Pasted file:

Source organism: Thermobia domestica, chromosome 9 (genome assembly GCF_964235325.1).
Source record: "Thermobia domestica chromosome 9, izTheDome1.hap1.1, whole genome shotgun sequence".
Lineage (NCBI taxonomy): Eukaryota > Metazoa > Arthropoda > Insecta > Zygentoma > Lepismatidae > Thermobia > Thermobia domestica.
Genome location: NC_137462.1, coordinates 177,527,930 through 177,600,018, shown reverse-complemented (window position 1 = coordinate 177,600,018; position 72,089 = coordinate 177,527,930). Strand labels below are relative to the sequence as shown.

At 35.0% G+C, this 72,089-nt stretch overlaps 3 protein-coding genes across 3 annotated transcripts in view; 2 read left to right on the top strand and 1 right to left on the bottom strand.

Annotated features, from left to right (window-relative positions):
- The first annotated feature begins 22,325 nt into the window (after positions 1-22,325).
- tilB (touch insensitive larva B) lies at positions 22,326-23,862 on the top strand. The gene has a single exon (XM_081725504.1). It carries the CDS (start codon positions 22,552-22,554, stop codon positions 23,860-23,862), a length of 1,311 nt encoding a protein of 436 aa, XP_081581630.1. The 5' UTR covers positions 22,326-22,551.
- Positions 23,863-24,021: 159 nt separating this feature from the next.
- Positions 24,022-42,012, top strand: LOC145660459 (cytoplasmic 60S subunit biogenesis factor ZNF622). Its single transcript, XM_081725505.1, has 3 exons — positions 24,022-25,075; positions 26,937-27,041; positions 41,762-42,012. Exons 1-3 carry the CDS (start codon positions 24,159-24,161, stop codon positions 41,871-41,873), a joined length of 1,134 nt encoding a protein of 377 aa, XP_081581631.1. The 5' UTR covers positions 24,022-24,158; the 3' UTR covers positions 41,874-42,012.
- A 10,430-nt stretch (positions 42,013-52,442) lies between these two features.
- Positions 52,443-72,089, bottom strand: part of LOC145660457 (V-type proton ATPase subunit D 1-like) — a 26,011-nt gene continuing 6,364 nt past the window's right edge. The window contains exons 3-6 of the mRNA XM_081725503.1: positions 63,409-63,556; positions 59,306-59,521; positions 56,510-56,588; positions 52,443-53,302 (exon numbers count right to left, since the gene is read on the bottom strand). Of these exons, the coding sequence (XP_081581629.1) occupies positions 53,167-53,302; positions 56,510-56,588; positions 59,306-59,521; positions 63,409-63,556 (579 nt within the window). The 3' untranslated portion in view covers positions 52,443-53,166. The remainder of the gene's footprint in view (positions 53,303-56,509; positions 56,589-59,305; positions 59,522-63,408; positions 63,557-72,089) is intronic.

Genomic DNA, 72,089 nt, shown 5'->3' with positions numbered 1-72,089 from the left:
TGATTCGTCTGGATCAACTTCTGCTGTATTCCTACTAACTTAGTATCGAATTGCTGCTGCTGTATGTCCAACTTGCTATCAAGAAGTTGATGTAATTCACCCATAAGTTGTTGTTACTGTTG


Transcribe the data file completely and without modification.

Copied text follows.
Source organism: Thermobia domestica, chromosome 9 (genome assembly GCF_964235325.1).
Source record: "Thermobia domestica chromosome 9, izTheDome1.hap1.1, whole genome shotgun sequence".
Lineage (NCBI taxonomy): Eukaryota > Metazoa > Arthropoda > Insecta > Zygentoma > Lepismatidae > Thermobia > Thermobia domestica.
Genome location: NC_137462.1, coordinates 177,527,930 through 177,600,018, shown reverse-complemented (window position 1 = coordinate 177,600,018; position 72,089 = coordinate 177,527,930). Strand labels below are relative to the sequence as shown.

At 35.0% G+C, this 72,089-nt stretch overlaps 3 protein-coding genes across 3 annotated transcripts in view; 2 read left to right on the top strand and 1 right to left on the bottom strand.

Annotated features, from left to right (window-relative positions):
- The first annotated feature begins 22,325 nt into the window (after positions 1-22,325).
- tilB (touch insensitive larva B) lies at positions 22,326-23,862 on the top strand. The gene has a single exon (XM_081725504.1). It carries the CDS (start codon positions 22,552-22,554, stop codon positions 23,860-23,862), a length of 1,311 nt encoding a protein of 436 aa, XP_081581630.1. The 5' UTR covers positions 22,326-22,551.
- Positions 23,863-24,021: 159 nt separating this feature from the next.
- Positions 24,022-42,012, top strand: LOC145660459 (cytoplasmic 60S subunit biogenesis factor ZNF622). Its single transcript, XM_081725505.1, has 3 exons — positions 24,022-25,075; positions 26,937-27,041; positions 41,762-42,012. Exons 1-3 carry the CDS (start codon positions 24,159-24,161, stop codon positions 41,871-41,873), a joined length of 1,134 nt encoding a protein of 377 aa, XP_081581631.1. The 5' UTR covers positions 24,022-24,158; the 3' UTR covers positions 41,874-42,012.
- A 10,430-nt stretch (positions 42,013-52,442) lies between these two features.
- Positions 52,443-72,089, bottom strand: part of LOC145660457 (V-type proton ATPase subunit D 1-like) — a 26,011-nt gene continuing 6,364 nt past the window's right edge. The window contains exons 3-6 of the mRNA XM_081725503.1: positions 63,409-63,556; positions 59,306-59,521; positions 56,510-56,588; positions 52,443-53,302 (exon numbers count right to left, since the gene is read on the bottom strand). Of these exons, the coding sequence (XP_081581629.1) occupies positions 53,167-53,302; positions 56,510-56,588; positions 59,306-59,521; positions 63,409-63,556 (579 nt within the window). The 3' untranslated portion in view covers positions 52,443-53,166. The remainder of the gene's footprint in view (positions 53,303-56,509; positions 56,589-59,305; positions 59,522-63,408; positions 63,557-72,089) is intronic.

Genomic DNA, 72,089 nt, shown 5'->3' with positions numbered 1-72,089 from the left:
TGATTCGTCTGGATCAACTTCTGCTGTATTCCTACTAACTTAGTATCGAATTGCTGCTGCTGTATGTCCAACTTGCTATCAAGAAGTTGATGTAATTCACCCATAAGTTGTTGTTACTGTTG